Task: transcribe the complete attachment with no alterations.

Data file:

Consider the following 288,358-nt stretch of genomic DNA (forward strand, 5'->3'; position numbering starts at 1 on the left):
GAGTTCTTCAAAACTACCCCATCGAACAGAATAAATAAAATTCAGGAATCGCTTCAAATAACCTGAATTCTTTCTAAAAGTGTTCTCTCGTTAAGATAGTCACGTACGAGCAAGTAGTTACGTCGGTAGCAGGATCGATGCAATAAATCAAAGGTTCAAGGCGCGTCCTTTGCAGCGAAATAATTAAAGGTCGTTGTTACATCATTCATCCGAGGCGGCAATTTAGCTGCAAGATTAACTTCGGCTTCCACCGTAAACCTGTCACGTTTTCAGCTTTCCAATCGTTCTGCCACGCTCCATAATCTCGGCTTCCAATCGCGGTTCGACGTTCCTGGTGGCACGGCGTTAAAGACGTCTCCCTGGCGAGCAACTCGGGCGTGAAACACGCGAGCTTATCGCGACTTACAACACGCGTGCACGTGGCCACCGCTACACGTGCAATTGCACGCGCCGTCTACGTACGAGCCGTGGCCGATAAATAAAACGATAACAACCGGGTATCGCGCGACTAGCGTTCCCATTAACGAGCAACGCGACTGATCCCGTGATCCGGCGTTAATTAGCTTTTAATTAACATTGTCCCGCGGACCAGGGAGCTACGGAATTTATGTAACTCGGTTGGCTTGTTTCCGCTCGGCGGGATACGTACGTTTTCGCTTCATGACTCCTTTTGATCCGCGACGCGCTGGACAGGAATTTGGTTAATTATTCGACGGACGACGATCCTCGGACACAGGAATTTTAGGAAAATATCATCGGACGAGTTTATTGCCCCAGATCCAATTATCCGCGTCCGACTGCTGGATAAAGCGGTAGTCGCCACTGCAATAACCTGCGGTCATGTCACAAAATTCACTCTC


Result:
Consider the following 288,358-nt stretch of genomic DNA (forward strand, 5'->3'; position numbering starts at 1 on the left):
GAGTTCTTCAAAACTACCCCATCGAACAGAATAAATAAAATTCAGGAATCGCTTCAAATAACCTGAATTCTTTCTAAAAGTGTTCTCTCGTTAAGATAGTCACGTACGAGCAAGTAGTTACGTCGGTAGCAGGATCGATGCAATAAATCAAAGGTTCAAGGCGCGTCCTTTGCAGCGAAATAATTAAAGGTCGTTGTTACATCATTCATCCGAGGCGGCAATTTAGCTGCAAGATTAACTTCGGCTTCCACCGTAAACCTGTCACGTTTTCAGCTTTCCAATCGTTCTGCCACGCTCCATAATCTCGGCTTCCAATCGCGGTTCGACGTTCCTGGTGGCACGGCGTTAAAGACGTCTCCCTGGCGAGCAACTCGGGCGTGAAACACGCGAGCTTATCGCGACTTACAACACGCGTGCACGTGGCCACCGCTACACGTGCAATTGCACGCGCCGTCTACGTACGAGCCGTGGCCGATAAATAAAACGATAACAACCGGGTATCGCGCGACTAGCGTTCCCATTAACGAGCAACGCGACTGATCCCGTGATCCGGCGTTAATTAGCTTTTAATTAACATTGTCCCGCGGACCAGGGAGCTACGGAATTTATGTAACTCGGTTGGCTTGTTTCCGCTCGGCGGGATACGTACGTTTTCGCTTCATGACTCCTTTTGATCCGCGACGCGCTGGACAGGAATTTGGTTAATTATTCGACGGACGACGATCCTCGGACACAGGAATTTTAGGAAAATATCATCGGACGAGTTTATTGCCCCAGATCCAATTATCCGCGTCCGACTGCTGGATAAAGCGGTAGTCGCCACTGCAATAACCTGCGGTCATGTCACAAAATTCACTCTC